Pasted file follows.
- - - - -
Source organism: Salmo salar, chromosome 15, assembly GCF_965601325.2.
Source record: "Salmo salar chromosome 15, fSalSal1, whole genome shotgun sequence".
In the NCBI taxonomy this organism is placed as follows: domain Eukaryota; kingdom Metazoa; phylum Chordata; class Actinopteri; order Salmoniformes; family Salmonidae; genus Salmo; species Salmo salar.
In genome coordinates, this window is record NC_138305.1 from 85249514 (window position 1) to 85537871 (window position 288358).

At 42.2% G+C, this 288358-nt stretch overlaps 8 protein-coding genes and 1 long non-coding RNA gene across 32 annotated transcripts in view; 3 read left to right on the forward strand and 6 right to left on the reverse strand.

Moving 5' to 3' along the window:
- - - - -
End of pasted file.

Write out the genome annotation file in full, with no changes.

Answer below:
Source organism: Salmo salar, chromosome 15, assembly GCF_965601325.2.
Source record: "Salmo salar chromosome 15, fSalSal1, whole genome shotgun sequence".
In the NCBI taxonomy this organism is placed as follows: domain Eukaryota; kingdom Metazoa; phylum Chordata; class Actinopteri; order Salmoniformes; family Salmonidae; genus Salmo; species Salmo salar.
In genome coordinates, this window is record NC_138305.1 from 85249514 (window position 1) to 85537871 (window position 288358).

At 42.2% G+C, this 288358-nt stretch overlaps 8 protein-coding genes and 1 long non-coding RNA gene across 32 annotated transcripts in view; 3 read left to right on the forward strand and 6 right to left on the reverse strand.

Moving 5' to 3' along the window: